1 cup toasted chopped almonds, pecans, walnuts or a nut of your choice (optional)
Extra sea salt for sprinkling (optional)
1. Preheat the oven to 350 degrees. Line an 11-by-17-inch baking sheet completely with foil, and then line the base of the foil with parchment paper, cut to fit.
2. Line the bottom of the baking sheet with matzoh or crackers, covering all parts.
3. In a medium heavy-duty saucepan, melt the butter and brown sugar together, and stir it over medium heat until it begins to boil. Once it has begun boiling, let it bubble for three more minutes, stirring it well. It will thicken a bit as it cooks. Remove from the heat and add the salt and vanilla, and then quickly pour it over the matzoh or crackers. You'll want to spread it quickly, as it will begin to set as soon as it is poured.
4. Bake the caramel-covered crackers for 15 minutes, watching carefully as it will bubble and the corners might darken too quickly and/or burn. You can reduce the heat if you see this happening.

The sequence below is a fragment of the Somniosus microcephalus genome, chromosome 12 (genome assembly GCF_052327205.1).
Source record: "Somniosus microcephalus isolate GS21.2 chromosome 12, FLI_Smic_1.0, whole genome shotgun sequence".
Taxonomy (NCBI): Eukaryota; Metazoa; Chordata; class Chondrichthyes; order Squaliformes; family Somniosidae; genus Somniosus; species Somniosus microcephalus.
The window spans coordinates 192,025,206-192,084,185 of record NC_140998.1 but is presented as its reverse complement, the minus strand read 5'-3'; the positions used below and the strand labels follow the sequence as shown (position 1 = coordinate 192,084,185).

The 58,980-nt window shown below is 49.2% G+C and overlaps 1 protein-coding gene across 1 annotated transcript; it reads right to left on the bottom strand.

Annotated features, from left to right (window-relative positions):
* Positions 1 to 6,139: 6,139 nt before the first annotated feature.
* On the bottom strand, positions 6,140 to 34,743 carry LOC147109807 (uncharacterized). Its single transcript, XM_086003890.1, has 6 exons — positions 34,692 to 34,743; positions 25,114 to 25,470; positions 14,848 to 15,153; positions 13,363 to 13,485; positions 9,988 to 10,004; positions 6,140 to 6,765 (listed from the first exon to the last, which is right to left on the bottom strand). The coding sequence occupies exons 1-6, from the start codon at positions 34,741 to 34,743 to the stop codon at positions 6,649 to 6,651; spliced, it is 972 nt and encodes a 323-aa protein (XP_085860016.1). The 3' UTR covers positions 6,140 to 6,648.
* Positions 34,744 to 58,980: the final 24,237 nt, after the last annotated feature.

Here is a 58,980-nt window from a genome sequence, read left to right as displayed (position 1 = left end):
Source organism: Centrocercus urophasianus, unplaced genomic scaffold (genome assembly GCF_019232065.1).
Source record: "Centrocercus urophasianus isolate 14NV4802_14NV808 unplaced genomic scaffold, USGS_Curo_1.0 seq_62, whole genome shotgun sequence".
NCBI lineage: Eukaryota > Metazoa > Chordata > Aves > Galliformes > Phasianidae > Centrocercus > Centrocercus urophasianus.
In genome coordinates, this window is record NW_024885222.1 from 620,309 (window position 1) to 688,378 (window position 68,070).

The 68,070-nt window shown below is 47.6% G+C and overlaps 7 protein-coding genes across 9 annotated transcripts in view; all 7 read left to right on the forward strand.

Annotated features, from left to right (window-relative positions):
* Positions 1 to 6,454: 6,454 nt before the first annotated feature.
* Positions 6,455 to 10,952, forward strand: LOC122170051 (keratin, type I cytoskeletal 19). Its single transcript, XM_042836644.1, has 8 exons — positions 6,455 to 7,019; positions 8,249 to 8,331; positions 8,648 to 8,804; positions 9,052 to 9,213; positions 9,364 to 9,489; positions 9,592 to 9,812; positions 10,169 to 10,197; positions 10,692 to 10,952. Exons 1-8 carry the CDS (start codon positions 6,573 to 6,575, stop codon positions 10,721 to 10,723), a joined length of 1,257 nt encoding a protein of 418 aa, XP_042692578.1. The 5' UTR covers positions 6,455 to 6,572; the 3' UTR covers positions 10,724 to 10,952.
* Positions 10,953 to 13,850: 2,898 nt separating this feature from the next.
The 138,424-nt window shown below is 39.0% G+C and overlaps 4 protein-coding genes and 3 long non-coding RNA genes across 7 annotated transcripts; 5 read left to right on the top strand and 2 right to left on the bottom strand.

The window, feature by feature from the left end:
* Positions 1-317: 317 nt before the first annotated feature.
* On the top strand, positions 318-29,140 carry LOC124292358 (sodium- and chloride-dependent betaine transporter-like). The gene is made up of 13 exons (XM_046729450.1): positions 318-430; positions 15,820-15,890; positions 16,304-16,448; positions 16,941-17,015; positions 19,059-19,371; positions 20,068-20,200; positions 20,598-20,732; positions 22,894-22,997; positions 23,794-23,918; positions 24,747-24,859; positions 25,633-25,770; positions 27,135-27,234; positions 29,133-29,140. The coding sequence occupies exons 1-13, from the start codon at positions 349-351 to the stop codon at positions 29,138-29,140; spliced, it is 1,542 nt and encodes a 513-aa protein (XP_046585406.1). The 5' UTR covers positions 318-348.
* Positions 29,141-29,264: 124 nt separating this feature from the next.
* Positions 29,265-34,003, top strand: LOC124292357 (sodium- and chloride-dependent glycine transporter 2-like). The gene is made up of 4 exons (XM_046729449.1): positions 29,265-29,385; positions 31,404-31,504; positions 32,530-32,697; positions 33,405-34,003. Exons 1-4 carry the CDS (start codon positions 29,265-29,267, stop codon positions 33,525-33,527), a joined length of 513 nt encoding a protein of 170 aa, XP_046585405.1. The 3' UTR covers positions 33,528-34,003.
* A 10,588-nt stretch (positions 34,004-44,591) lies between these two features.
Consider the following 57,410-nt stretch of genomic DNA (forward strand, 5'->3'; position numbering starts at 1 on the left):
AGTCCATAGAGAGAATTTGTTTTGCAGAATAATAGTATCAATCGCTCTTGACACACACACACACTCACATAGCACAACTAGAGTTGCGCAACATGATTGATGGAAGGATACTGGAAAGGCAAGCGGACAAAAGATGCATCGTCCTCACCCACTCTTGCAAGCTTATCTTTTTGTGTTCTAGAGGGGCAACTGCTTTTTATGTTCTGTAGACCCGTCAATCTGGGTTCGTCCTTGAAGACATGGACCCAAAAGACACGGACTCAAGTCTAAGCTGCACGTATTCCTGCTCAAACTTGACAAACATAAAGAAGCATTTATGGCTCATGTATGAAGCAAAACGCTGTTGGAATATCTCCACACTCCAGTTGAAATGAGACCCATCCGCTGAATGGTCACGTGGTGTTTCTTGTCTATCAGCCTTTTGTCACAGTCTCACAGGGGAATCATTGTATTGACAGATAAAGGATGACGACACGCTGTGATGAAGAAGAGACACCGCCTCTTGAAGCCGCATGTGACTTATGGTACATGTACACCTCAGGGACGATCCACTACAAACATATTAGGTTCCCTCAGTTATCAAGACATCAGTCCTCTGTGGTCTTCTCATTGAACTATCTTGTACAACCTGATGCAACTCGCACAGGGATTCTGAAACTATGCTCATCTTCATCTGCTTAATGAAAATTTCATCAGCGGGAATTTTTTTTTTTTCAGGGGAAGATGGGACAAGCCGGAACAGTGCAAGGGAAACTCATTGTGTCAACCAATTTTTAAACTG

5. Remove from the oven and immediately cover with chocolate chips. Let stand 5 minutes, and then spread them evenly across the caramel. An offset spatula works great here. If you're using them, sprinkle the chocolate with toasted chopped nuts and/or sea salt. (The sea salt is great on matzoh. On saltines, it's really not necessary.)
6. Once completely cool, break it into pieces and store it in a container. It should keep for a week.
The best part of this cake, from Food Network magazine, is the chocolate-honey glaze.
Flourless Walnut-Date Cake
For the cake:
3 cups walnut halves
3/4 teaspoon ground cinnamon
1/2 cup sugar
4 large eggs, separated
2 teaspoons finely grated orange zest
1 teaspoon vanilla extract (optional)
Pinch of kosher salt
3/4 cup chopped pitted dates
For the glaze:
2 ounces bittersweet chocolate, chopped
4 tablespoons unsalted margarine (for kosher) or butter, cut into small pieces
1 teaspoon honey
Chopped toasted walnuts, for topping
1. Make the cake: Preheat the oven to 350 degrees. Coat the bottom and sides of a 9-inch-round cake pan with cooking spray and line with parchment paper. Put the walnuts, cinnamon and 1/4 cup sugar in a food processor; pulse until finely ground but not powdery. Whisk the egg yolks, orange zest and vanilla, if using, in a small bowl.